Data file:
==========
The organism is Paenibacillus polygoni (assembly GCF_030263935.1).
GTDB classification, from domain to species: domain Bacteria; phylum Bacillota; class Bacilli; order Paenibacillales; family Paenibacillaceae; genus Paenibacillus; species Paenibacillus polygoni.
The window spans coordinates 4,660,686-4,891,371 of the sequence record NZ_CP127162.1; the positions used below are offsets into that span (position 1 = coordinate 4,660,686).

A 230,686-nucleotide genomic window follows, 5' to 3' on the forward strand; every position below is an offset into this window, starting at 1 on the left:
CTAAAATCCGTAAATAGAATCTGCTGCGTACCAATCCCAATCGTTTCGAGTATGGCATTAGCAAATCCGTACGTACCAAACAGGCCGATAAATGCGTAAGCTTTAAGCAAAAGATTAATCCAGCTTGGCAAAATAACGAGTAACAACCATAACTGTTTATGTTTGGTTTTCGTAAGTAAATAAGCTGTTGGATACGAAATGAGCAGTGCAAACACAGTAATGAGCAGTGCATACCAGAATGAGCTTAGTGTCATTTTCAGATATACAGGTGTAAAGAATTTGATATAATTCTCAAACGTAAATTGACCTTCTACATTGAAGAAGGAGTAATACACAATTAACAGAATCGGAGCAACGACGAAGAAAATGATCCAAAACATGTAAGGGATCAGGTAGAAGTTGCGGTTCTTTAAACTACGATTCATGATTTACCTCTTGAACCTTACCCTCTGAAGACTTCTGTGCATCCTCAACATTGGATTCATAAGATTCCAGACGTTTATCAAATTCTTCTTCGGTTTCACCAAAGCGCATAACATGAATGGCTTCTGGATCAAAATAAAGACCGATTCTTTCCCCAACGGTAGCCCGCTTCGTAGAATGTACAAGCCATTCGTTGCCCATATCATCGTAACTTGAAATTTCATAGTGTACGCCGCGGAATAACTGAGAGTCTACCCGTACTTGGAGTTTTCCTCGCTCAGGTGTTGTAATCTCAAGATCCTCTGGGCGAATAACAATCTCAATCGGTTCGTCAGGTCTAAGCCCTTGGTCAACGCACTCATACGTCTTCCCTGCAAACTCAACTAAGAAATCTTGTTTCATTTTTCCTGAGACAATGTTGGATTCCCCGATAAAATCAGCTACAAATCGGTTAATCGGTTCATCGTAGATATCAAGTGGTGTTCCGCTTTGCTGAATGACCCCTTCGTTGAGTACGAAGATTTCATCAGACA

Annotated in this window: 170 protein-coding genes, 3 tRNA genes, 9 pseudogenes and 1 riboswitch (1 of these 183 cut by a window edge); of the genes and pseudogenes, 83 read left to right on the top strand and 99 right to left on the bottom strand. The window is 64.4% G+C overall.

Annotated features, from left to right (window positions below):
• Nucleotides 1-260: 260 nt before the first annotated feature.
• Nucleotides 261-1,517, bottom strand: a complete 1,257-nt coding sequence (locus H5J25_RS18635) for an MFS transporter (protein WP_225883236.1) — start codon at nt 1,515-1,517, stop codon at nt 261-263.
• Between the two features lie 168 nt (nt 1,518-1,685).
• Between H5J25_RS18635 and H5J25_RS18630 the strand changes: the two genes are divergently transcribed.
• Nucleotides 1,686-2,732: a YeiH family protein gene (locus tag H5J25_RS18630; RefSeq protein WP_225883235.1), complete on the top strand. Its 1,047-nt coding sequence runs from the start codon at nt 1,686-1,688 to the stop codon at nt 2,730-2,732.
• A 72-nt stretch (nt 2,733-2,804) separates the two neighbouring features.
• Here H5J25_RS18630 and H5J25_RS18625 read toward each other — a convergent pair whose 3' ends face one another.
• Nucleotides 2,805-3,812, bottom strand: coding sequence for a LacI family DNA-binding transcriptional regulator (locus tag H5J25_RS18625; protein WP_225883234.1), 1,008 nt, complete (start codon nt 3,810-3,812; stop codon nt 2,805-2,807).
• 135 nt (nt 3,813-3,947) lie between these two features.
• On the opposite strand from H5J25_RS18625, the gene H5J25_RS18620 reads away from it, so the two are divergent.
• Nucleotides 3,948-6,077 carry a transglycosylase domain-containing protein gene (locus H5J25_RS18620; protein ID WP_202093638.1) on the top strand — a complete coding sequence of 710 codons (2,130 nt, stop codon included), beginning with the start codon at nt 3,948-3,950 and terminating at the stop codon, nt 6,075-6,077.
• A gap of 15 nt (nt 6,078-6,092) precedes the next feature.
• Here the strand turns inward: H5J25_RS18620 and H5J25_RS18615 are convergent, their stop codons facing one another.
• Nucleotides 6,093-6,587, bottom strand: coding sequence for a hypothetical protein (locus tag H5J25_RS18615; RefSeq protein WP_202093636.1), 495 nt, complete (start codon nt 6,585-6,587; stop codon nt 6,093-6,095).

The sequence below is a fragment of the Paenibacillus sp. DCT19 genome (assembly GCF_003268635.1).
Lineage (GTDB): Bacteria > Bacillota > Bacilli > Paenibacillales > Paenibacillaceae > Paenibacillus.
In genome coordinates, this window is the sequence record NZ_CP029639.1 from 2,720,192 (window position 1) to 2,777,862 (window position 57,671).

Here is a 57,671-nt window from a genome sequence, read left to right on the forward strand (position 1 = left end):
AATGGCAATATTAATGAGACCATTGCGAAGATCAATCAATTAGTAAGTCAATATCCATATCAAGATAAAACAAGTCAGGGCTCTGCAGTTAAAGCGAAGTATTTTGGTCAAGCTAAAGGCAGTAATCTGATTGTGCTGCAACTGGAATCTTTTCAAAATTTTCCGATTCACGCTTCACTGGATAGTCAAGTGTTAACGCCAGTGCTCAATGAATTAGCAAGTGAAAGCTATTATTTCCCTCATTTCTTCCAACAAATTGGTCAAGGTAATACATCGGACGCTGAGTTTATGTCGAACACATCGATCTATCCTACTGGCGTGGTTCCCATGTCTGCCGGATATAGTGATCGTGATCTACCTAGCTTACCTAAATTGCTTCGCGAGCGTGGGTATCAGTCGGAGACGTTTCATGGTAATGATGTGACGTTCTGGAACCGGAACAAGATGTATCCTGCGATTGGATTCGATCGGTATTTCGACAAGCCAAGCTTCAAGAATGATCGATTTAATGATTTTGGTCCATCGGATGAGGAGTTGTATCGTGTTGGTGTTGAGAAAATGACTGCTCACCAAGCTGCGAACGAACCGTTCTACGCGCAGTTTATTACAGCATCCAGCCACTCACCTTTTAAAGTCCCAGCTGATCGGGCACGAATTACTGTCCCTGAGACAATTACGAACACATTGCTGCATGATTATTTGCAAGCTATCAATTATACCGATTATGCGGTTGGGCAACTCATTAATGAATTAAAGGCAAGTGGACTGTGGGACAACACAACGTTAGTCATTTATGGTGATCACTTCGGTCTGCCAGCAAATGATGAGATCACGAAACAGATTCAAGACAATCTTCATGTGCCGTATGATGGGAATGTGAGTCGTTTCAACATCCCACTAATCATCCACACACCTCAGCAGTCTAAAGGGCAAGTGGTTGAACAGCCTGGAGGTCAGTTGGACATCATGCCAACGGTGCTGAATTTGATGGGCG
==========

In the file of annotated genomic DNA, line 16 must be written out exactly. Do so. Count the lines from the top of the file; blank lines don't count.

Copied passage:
• 135 nt (nt 3,813-3,947) lie between these two features.